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Favorite records: All You Need is Now – Duran Duran.

Atualizado: Ago 15

In the fallout of Red Carpet Massacre, Duran Duran enlist superfan Mark Ronson and produce their second-best album.



By the turn of the century, with a critical and public acclaimed album (Astronaut – 2004), and a massive success world tour with the original line-up, it felt like Duran Duran was on the rise again. But then it came a massacre, the follow-up album, which would be, according to Roger Taylor, "in some ways a homage to our roots as a band, more direct and a return to our dance and 'new wave' origins" [1], was, god knows why, rejected by their label, who wanted a pop-sounding album, forcing the band to work with producer Timbaland. The results were, according to John Taylor, a nightmare: an album with poor sales, so poorly reviewed by the critics, that is generally placed in last placed on the band's album ranks [2] [3], Andy Taylor’s leaving, once again, the band and no renewal of their contract with Sony Music.

The fallout Red Carpet Massacre (2007), could have ended the career of many bands, but Duran Duran had grown resilient, learning from the ups and downs of their two-decade career. They decided to return to their glory days with an imaginary follow up their 1982 seminal album, Rio. To achieve that they enlisted superfan Mark Ronson as a producer, someone who believed in the band's talent and potential while also was up to date with new trends in pop music.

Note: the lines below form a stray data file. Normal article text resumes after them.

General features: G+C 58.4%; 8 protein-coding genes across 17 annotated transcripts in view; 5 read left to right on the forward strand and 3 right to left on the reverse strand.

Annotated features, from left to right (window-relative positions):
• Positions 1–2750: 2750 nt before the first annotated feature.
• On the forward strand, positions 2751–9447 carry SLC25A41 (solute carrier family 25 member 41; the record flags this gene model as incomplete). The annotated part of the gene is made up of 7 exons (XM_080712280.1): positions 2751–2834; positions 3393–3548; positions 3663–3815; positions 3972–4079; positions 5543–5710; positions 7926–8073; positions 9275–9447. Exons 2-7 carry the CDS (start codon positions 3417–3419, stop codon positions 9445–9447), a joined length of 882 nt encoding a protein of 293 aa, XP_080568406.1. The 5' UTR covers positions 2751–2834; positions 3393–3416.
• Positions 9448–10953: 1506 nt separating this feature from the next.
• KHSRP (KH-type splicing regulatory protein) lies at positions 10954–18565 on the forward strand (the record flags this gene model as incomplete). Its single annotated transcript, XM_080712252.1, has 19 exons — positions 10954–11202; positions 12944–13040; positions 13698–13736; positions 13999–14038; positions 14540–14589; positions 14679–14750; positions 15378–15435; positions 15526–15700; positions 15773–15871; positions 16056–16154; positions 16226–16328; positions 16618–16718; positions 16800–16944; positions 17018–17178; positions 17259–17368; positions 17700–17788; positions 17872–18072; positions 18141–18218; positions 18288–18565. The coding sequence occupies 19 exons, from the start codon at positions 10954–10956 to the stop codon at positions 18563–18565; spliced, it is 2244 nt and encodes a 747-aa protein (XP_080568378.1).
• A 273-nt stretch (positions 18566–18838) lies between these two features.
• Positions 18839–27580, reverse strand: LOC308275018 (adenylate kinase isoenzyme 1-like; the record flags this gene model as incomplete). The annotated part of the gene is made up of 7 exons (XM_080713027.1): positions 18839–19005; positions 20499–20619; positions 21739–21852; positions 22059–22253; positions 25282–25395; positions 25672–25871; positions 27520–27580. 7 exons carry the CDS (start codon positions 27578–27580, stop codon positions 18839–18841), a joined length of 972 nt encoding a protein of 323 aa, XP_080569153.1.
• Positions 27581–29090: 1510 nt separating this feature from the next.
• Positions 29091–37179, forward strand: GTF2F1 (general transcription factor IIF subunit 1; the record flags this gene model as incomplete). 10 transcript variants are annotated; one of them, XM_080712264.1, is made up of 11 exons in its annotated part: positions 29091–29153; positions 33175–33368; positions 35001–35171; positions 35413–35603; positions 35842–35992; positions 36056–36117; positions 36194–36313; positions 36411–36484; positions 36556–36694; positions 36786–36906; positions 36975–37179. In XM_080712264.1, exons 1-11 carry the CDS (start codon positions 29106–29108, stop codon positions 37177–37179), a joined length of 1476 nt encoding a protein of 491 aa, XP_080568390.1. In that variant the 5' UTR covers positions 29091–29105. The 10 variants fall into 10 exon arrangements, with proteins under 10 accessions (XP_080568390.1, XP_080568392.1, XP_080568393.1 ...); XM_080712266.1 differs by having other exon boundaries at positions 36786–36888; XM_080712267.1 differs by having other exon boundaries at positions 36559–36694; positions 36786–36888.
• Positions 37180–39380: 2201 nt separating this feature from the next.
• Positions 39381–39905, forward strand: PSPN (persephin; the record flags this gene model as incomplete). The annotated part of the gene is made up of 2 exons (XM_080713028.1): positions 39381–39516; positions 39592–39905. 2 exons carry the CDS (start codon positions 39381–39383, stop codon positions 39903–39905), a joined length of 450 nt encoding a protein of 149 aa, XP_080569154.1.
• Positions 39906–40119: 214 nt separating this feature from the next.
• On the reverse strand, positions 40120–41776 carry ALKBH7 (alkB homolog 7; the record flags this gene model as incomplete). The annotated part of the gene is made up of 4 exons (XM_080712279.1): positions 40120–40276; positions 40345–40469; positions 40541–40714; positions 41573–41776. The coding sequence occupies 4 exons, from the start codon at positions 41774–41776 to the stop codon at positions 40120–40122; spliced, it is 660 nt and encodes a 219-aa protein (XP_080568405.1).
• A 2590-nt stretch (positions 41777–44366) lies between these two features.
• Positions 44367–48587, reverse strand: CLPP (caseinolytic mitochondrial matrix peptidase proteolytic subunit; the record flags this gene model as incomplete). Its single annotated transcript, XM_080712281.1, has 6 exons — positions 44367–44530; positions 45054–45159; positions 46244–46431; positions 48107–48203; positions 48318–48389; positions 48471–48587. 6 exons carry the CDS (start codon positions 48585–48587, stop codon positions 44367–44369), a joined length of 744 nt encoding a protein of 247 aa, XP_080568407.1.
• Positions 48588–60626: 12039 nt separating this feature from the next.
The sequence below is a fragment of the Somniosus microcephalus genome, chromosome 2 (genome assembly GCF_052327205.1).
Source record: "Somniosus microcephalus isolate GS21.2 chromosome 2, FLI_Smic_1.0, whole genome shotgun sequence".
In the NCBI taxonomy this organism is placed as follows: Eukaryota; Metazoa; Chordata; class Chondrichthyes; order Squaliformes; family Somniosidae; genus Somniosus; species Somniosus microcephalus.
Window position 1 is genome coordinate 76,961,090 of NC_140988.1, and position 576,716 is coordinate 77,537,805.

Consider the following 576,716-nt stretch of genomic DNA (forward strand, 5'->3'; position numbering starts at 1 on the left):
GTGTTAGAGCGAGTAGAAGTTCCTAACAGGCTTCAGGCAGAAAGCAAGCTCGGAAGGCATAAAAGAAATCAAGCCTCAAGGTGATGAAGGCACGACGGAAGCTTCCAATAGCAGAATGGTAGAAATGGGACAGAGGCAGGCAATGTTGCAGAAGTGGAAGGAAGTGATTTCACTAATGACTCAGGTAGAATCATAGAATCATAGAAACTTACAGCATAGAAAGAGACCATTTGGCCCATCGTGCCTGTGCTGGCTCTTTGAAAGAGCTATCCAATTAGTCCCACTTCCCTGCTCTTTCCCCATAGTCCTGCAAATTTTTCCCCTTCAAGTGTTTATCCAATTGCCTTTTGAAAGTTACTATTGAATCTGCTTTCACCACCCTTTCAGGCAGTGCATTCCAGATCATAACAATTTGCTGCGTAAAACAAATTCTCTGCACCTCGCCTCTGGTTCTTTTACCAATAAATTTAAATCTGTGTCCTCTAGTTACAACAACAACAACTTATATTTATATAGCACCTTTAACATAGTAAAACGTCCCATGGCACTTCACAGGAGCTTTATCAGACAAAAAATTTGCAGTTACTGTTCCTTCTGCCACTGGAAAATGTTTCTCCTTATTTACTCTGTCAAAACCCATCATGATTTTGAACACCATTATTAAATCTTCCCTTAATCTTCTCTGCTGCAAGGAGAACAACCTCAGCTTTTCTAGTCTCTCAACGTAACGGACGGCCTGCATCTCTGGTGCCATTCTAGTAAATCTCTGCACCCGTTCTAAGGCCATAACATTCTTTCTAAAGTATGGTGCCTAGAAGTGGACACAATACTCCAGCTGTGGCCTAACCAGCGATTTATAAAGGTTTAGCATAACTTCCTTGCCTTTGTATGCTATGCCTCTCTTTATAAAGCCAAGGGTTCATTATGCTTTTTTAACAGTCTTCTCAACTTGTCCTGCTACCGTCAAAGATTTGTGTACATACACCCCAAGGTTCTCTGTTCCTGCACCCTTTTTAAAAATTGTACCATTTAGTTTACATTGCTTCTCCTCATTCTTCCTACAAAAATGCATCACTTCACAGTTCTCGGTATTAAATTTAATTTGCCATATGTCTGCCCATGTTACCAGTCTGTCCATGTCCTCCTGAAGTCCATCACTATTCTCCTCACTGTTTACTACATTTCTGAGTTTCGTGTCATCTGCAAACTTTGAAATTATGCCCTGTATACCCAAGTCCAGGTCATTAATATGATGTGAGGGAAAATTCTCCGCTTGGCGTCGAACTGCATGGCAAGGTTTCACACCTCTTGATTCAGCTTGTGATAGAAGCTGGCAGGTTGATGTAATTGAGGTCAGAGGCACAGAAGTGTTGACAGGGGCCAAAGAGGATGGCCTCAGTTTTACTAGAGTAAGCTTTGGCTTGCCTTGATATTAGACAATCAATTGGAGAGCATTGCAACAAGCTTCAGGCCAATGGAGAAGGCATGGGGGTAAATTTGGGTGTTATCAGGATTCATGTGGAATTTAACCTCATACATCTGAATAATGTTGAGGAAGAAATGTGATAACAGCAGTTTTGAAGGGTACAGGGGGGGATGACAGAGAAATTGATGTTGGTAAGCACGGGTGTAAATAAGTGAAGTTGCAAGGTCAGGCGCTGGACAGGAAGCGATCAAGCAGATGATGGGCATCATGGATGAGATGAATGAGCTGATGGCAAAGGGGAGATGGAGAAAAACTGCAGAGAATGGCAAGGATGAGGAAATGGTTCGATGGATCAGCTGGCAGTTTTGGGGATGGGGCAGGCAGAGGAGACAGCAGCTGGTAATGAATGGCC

As a result, Ronson production unearthed the band's mojo, the slinky sexiness of Rio is all there, now sprinkled with guests like Kelis and Ana Matronic. Musically, the album goes all-in on the sound that made them famous: Simon LeBon’s signature singing, that served as a soundtrack to many of us in the ’80s is just as solid as it was 30 years ago, Nick Rhodes’ icy synth lines build landscapes to a melodic, but tight rhythmed, and John Taylor’s bass lines, and Roger Taylor rhythm section feels tight-as-ever. All You Need is Now is an hour-long successful crossover between the New Romantic era and hippiness of modern pop music.

The album opens with the title song and lead single, that, with it’s memorable, larger-than-life chorus, that sings of swaying in the moon “the way you did when you were younger,” couldn’t give a more straight message to fans. Tracks like “Blame the Machines”, “Being Followed” and “Network Nation” showcase their ability to make well-crafted pop tunes. “Leave the Light On” and “Before the Rain” bring us back to their beautiful “Save a Prayer”. But perhaps “The Man Who Stole a Leopard”, with its slowing crescendo, more than six minutes length, and a pseudo news-report outro, highlights the maturity and confidence the band had during the recording process.

Pre-released, with limited track listening, online in December 2010, and, in extended physical packages, in March 2011, the album peaked at number 11 in the UK and number 29 on the Billboard 200 chart.


All You Need is Now may not be Rio 2.0, but it surely achieved its goal, being regarded as “the best album Duran Duran has released since” Rio [4], and ranked second best album of the band, losing only to the aforementioned album[2] [3].





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[1] www.duranduran.com/postcards/rogerstudio.html

[2] https://diffuser.fm/duran-duran-albums-ranked/

[3] https://www.wordsformusic.blog/2020/06/07/duran-duran-albums-ranked/

[4] http://www.popmatters.com/pm/review/134522-duran-duran-all-you-need-is-now/

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